IBM has been good for Linux, but it may not be good for the Linux companies, industry executives say.
Even as Big Blue pushes Linux into the mainstream, some executives from major Linux companies are grumbling behind the scenes.
"Linux helps IBM sell things, but IBM doesn't really help the Linux companies," says a senior executive at one Linux firm.
However, IBM doesn't see it that way. Scott Handy, IBM director of Linux solutions marketing, says allies like Caldera, Red Hat, SuSE and TurboLinux can generate revenue from their IBM partnerships by selling software, software bundles and support.
"They're also in the service play by supplying Level 3 technical support," says Handy. "We complement each other and gain customers while scaling into the enterprise. In general, IBM Global Services has the overall contract, and [the Linux companies] get the back end."
IBM's recent decision to invest $1 billion in Linux development in 2000 gave some Linux stocks a shot in the arm, but several of IBM's Linux allies are not happy with their respective business arrangements with Big Blue.
Linux executives, speaking on a condition of anonymity, say the current way of doing business with IBM is not as lucrative as they thought it would be. For instance, Red Hat, SuSE and TurboLinux believe they are not being well-compensated for agreeing to support IBM's complete eServer line. At least one executive at SuSE, which supplied the mainframe Linux for a major ISP installation at Telia, says the company will be unable to recoup the costs of creating and supporting S/390 Linux under the existing deal.
SuSE's not alone. Some TurboLinux executives are having second thoughts about agreeing to support the complete IBM eServer line. In TurboLinux's case, company executives say it has its hands full with its own clustering work and attempting to be first to market with Linux for the Itanium.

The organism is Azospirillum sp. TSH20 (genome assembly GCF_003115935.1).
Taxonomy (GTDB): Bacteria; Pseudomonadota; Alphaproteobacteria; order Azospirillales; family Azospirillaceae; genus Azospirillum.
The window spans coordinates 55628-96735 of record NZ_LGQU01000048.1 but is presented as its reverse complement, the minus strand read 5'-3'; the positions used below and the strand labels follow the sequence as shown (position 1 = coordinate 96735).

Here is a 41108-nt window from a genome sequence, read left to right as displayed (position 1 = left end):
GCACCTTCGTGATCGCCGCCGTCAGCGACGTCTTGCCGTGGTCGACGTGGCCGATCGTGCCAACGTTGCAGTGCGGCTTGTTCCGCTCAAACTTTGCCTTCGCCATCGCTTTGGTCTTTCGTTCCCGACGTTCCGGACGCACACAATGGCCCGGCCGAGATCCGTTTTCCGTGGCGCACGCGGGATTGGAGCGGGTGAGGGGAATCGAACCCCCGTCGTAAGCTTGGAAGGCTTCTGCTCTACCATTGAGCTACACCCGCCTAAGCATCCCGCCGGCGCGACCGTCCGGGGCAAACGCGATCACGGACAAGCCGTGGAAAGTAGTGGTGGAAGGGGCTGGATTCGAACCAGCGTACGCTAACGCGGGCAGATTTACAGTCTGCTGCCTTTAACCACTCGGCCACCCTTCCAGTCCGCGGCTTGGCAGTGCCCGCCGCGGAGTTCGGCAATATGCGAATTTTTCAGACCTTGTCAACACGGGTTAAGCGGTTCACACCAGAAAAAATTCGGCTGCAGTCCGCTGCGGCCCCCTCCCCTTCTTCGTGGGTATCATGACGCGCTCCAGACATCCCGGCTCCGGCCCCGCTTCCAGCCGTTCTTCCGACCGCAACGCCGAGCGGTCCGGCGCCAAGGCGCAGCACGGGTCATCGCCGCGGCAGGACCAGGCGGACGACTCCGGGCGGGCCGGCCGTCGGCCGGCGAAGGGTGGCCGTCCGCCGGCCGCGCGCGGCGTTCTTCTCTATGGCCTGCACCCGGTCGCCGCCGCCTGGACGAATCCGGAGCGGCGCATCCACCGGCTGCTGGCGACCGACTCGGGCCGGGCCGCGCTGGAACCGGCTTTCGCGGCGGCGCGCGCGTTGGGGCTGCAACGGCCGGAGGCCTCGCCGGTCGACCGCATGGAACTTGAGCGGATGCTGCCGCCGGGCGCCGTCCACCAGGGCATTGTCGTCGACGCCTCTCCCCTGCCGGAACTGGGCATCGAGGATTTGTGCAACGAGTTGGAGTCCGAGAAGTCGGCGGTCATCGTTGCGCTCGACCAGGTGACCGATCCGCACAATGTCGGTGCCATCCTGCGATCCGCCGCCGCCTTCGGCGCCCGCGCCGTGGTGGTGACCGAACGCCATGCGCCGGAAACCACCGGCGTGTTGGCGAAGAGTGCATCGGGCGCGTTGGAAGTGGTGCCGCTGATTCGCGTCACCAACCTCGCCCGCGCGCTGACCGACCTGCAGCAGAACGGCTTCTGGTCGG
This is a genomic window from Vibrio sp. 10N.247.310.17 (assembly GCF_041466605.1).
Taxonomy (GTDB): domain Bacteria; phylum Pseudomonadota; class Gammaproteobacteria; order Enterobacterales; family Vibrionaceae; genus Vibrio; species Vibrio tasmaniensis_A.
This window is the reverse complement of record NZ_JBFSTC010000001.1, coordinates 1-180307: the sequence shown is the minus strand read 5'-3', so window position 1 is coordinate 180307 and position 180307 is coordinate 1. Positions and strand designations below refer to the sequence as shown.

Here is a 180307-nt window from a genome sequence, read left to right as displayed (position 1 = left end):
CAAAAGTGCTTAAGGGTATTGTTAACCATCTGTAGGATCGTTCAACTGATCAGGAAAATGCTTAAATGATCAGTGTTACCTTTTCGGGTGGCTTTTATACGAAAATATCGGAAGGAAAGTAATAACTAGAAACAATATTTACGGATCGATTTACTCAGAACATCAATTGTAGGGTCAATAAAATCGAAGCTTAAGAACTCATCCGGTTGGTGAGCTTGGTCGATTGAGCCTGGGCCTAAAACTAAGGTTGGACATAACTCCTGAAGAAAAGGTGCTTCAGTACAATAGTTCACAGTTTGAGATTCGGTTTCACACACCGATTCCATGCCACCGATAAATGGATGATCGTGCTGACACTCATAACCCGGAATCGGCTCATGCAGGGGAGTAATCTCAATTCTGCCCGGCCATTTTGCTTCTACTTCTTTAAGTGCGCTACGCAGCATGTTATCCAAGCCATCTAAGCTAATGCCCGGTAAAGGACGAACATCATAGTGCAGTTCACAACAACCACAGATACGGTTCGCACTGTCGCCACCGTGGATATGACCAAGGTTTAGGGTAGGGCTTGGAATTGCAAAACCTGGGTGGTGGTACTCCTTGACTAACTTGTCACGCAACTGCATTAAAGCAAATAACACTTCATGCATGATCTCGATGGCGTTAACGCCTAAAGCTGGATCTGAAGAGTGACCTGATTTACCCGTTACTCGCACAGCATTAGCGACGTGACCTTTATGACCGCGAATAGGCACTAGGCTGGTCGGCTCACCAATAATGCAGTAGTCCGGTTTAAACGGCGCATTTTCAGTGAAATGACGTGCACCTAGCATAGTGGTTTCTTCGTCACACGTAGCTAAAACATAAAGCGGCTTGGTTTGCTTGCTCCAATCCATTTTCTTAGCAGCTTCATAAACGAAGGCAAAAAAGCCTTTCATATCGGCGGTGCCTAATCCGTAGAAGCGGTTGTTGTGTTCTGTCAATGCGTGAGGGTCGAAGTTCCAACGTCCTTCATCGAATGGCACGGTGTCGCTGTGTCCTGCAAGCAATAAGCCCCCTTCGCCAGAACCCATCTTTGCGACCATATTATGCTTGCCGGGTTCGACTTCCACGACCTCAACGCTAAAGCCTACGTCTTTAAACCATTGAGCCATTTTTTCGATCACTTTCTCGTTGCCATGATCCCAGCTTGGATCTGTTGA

In addition, some TuboLinux execs say the company would be better off concentrating on its own products.
The Linux companies' complaints aren't limited to not enough payback for supporting Linux on eServer. One top Linux company executive says Linux vendors do not get acknowledged publicly. "[While there is] a lot of value to the IBM name and that's helped with Linux acceptance, IBM also wants IBM to be the story, not Linux, and certainly not the Linux vendors," says the executive.
For instance, when IBM issues a press release promoting a Linux customer win, Big Blue often does not mention which Linux distribution the customer is using.
Not all Linux companies are in the same boat. Caldera decided to focus on its strengths, rather than partnering with IBM across the eServer line.
"Our commitment to IBM is that we'll continue to focus on the Intel architecture," says Benoy Tamang, Caldera's VP of strategic development. "We could not afford to make commitments we couldn't deliver on, so we're continuing to focus our energy on Intel."
Also, Caldera, which is finalizing its acquisition of SCO, eventually will sell AIX 5L--the last fruit of Project Monterey's attempt to unify Unix. Caldera's immediate concerns, though, are to stay focused on Intel Linux, SCO OpenServer and UnixWare.
In contrast to Caldera, the three other major Linux players--Red Hat, SuSE and TurboLinux--have committed to supporting IBM's entire eServer product line.
So far, Red Hat is faring well because it has the resources and partnerships to compete for high-end customers. "[Red Hat will] have direct relations with customers where we'll provide Level 1 through 3 technical support," says Paul McNamara, Red Hat's VP of products and marketing.
McNamara says he also expects Red Hat and its partners to land jobs where Red Hat, not IBM, is the primary partner.
Is IBM good for Linux? Of course. But, according to the Linux vendors themselves, the answer is much less clear when it comes to their own Linux businesses.